Some long-lost oldies show up on video

September 09, 1994|By John Hartl | John Hartl,Seattle Times

A couple of long-lost Orson Welles films, a pair of Cary Grant vehicles and two Frank Capra versions of the same story are on the list of oldies making their video debuts this month.

While most critics cite "Citizen Kane" as Welles' greatest achievement, a few prefer his 1966 production "Chimes at Midnight," a collection of scenes from Shakespeare's Falstaff plays starring Keith Baxter as Henry V, John Gielgud as Henry IV and Welles as Falstaff. Gus Van Sant's "My Own Private Idaho" was influenced by Welles' treatment of the Henry/Falstaff relationship, while the battle scenes in Kenneth Branagh's "Henry V" owe something to Welles' technique. Plagued by ownership disputes for decades, "Chimes" is now available for $60 from The Arthur Canton Film Collection (1-800-237-3801).

Later this month, MPI Home Video (1-708-460-0555) is releasing a lesser Welles production, "Ghost Story" ($20), a featurette in which Welles plays himself, driving home from rehearsal in Ireland and picking up a stranded motorist. Under its original title, "Return to Glennascaul," it was nominated for a 1953 Academy Award for best two-reel short subject. Peter Bogdanovich provides an introduction to the film, which has been out of circulation for 40 years. Welles shot it while taking a break from filming "Othello"; among his collaborators was the Iago of that film, Micheal MacLiammoir.

One of the top box-office draws of 1951, "People Will Talk" stars Grant as an eccentric doctor who marries a suicidal, pregnant woman (Jeanne Crain). Written and directed by Joseph L. Mankiewicz, just a few months after he'd been showered with Oscars for "All About Eve" and "A Letter to Three Wives," it's being released along with "I Was a Male War Bride," an equally popular 1949 Howard Hawks farce in which Grant plays a French army officer whose marriage to an American WAC (Ann Sheridan) requires elaborate gender deception. FoxVideo is selling them for $20 apiece.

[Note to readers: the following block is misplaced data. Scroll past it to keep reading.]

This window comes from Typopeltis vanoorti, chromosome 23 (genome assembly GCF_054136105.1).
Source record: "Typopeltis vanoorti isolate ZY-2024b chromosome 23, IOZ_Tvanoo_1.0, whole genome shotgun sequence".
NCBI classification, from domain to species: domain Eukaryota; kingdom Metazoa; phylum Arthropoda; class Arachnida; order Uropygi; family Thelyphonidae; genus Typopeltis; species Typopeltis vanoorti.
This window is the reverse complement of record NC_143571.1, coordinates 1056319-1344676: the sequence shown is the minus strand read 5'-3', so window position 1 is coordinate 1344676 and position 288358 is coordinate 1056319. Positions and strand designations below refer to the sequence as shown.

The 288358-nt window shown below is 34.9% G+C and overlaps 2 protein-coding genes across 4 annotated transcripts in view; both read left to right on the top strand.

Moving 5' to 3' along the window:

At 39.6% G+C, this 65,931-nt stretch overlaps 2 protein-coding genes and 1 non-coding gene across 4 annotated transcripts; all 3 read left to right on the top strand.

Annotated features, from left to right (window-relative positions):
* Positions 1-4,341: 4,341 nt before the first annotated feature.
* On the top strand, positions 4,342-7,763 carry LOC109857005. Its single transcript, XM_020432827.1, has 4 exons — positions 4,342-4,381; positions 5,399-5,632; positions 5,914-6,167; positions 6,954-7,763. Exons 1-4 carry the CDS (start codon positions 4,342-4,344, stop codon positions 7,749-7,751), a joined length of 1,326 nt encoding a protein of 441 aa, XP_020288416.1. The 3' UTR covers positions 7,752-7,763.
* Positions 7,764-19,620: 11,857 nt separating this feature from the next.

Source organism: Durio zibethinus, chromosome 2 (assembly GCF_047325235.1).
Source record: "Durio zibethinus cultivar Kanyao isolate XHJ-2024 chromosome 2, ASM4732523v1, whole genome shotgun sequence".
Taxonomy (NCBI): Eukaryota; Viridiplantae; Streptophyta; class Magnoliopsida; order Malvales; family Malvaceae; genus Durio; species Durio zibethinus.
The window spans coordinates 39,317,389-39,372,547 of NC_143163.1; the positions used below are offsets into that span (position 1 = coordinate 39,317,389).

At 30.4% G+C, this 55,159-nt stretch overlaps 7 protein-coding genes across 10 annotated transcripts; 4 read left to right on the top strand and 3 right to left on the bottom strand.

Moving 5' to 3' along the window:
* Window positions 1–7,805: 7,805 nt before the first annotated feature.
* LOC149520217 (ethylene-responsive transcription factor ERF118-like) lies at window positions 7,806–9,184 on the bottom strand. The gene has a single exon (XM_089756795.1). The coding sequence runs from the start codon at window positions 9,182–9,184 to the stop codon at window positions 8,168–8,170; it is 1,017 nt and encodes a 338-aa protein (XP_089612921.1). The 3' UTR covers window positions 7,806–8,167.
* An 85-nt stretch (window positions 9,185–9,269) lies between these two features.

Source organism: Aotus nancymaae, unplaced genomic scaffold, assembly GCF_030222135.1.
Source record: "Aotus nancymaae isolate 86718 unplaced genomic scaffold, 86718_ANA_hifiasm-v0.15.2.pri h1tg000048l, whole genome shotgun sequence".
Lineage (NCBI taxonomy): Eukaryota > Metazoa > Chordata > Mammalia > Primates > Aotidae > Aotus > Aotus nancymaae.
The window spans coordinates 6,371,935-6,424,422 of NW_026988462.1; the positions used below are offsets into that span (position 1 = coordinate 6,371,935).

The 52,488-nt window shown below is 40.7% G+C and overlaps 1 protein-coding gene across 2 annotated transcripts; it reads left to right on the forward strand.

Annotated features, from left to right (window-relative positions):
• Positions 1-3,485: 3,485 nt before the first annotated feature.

Capra was often accused of filming the same story over again, and on some occasions he even admitted as much. The first time he made "Broadway Bill," talkies were relatively new and the race-track comedy starred Myrna Loy and Warner Baxter. In 1950, Capra cast Bing Crosby in a pleasant musical remake, "Riding High," that lacked the bittersweet quality of the original.

Paramount suppressed the first film for 40 years, finally restoring it for a 1992 theatrical reissue, by making new prints from a 35mm nitrate version stored at the Library of Congress. Several of the supporting players, including Ward Bond, Margaret Hamilton, Clarence Muse and Douglass Dumbrille, turn up in both films. Paramount Home Video is releasing them for $20 apiece.

Nearly as rare is John (father of Mia) Farrow's "Hondo," an unusual 1953 John Wayne Western that was produced by Wayne's Batjac Productions and is owned by Wayne's son, Michael. MPI Home Video will release it this month for $20; two more Batjac movies, "The High and the Mighty" and "Island in the Sky," will follow, possibly next year.

Based on a Louis L'Amour story about a half-Indian (Wayne) protecting a young woman (Geraldine Page) during an Apache uprising, "Hondo" marked Ms. Page's film debut and earned the first of her eight Oscar nominations. The original 3-D version was shown on television a couple of years back, but this is the standard "flat" edition.

Baltimore Sun Articles
|
|
|
Please note the green-lined linked article text has been applied commercially without any involvement from our newsroom editors, reporters or any other editorial staff.